In 1922, when mama and I went to Optina for the first time, Elder Anatoly was still alive. We still had no news about you then, and mama asked Fr. Anatoly how to pray for you—as for the living or the reposed?

Fr. Anatoly asked her whether she’d ever seen you in a dream. She answered that she had seen her sons riding horses in a dream—first the reposed Volodya, and then you. But the horses were of different colors. Fr. Anatoly said:

“Well, God is merciful! So pray for his health. God is merciful.”

After visiting Fr. Anatoly, we visited Fr. Nektary. Mama asked the Elder a number of questions about Vera, about herself, about me, but nothing about you, because she knows you shouldn’t ask two elders about the same issue. I didn’t know this, and assuming that mama forgot to ask about you, I was tugging at her the whole time, and I said to her:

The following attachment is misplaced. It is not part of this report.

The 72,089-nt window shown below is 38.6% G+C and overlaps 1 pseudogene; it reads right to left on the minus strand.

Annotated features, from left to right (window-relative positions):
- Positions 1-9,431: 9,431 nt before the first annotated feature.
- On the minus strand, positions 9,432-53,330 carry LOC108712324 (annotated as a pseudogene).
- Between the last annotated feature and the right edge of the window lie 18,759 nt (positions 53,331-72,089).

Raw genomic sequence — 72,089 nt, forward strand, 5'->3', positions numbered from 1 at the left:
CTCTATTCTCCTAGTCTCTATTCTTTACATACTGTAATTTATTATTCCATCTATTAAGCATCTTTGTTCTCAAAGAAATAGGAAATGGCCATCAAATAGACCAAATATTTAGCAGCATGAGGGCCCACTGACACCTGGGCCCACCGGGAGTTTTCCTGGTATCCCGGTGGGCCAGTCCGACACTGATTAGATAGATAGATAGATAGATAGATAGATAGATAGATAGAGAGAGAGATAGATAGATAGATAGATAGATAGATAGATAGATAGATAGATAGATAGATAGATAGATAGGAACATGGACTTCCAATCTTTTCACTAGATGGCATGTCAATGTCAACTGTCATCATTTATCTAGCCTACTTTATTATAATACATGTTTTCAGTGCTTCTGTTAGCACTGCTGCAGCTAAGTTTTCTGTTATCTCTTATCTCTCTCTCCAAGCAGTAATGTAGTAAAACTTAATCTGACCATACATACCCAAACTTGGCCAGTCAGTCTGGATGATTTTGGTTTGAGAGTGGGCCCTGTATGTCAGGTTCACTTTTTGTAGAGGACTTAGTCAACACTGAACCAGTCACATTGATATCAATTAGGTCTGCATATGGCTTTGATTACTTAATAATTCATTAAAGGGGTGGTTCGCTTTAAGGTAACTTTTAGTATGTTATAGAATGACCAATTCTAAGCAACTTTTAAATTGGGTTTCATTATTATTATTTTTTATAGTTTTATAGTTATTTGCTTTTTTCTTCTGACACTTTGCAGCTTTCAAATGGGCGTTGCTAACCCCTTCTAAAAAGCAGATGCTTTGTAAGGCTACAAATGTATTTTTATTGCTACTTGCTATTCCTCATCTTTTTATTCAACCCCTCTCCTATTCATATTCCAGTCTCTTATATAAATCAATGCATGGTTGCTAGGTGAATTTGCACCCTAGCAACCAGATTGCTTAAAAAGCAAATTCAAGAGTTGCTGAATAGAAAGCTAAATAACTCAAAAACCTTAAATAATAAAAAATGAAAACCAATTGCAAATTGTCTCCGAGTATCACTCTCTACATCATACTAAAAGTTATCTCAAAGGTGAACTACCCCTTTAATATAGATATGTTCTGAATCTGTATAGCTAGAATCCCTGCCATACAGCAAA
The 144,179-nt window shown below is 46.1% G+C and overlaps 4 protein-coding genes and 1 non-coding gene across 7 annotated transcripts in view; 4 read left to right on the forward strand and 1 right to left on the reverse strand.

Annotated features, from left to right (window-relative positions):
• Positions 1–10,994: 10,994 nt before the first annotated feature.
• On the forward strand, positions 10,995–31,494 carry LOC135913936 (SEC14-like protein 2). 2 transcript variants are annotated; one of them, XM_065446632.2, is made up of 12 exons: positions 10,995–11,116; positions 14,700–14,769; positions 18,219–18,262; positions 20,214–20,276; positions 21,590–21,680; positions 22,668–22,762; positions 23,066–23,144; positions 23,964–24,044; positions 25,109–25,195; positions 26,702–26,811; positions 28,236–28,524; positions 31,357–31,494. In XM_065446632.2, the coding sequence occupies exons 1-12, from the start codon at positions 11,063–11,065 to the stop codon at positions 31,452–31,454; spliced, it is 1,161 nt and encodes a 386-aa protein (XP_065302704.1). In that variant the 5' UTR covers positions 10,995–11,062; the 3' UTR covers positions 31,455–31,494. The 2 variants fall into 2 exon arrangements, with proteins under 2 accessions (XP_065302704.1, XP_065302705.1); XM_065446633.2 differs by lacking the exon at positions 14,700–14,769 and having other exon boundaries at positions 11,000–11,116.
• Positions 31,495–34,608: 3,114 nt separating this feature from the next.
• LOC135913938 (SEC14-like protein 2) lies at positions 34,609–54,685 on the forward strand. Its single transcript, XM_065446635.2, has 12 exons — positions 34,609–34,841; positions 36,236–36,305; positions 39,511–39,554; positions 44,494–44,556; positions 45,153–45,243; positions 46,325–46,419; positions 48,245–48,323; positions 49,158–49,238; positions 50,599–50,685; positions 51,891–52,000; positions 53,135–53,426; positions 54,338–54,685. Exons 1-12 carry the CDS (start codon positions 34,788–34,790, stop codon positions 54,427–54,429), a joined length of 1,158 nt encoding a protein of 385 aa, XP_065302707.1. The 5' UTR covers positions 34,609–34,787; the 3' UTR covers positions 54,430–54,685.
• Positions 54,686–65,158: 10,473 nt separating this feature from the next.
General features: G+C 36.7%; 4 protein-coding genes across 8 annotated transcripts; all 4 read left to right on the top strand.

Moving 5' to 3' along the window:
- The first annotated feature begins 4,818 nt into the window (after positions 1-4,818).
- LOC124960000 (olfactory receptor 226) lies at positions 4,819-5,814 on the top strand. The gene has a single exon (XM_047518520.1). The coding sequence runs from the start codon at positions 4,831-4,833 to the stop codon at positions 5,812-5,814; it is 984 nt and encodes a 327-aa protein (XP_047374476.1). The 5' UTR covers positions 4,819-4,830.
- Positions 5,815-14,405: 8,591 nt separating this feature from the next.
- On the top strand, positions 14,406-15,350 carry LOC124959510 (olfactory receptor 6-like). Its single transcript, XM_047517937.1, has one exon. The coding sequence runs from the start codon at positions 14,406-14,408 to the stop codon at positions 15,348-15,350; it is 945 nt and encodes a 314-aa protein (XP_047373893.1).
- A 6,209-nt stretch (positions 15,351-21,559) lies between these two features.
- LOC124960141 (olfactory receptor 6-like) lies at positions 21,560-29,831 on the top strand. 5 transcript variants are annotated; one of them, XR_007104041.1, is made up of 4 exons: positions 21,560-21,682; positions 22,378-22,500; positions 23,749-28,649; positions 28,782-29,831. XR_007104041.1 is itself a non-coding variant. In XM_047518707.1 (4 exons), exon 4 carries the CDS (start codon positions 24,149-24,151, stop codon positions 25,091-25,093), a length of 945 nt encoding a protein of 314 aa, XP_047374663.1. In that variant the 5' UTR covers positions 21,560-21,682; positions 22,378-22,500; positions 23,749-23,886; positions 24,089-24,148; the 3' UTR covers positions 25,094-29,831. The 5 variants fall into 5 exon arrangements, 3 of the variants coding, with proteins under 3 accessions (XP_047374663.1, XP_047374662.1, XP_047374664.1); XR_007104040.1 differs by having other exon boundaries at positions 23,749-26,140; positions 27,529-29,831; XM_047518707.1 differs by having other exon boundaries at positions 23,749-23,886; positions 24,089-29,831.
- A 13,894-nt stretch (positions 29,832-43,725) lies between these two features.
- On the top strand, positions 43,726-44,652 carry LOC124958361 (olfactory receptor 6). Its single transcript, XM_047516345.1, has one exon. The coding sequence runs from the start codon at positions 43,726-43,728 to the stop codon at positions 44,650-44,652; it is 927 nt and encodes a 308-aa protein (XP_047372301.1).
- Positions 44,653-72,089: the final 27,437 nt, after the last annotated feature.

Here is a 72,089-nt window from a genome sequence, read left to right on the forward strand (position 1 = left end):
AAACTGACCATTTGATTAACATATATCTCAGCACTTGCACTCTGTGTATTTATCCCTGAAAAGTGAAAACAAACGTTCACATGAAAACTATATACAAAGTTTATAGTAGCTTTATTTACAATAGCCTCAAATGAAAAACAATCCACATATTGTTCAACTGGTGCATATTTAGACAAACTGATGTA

“And Vanya? And Vanya?”

Mama kept not asking. Then, after I asked again, Batiushka said to her:

“He’s alive. Pray for his health. You’ll get news about him soon. It wasn’t useful for you to know about him.”

​St. Nektary of Optina ​St. Nektary of Optina     

We went fifty miles on foot, but Grandpa comforted us the whole time”

In 1923, the Optina Elder Nektary was sent into exile, forbidden to live in the Kaluga Province. After wandering for a while, he found shelter in the village of Kholmischi in the Bryansk Province, and then his loyal and loving spiritual children came to him there. And Oleg and his mother went to see him.

It was a very difficult dirt road. In the spring and fall, it was muddy, and when the river overflowed, you had to bypass it past the forest, full of wild animals. Wolves would often come out on the road.

Alexandra recalled these trips to the Elder (for the sake of secrecy, all his spiritual children started calling him “Grandpa” in their letters):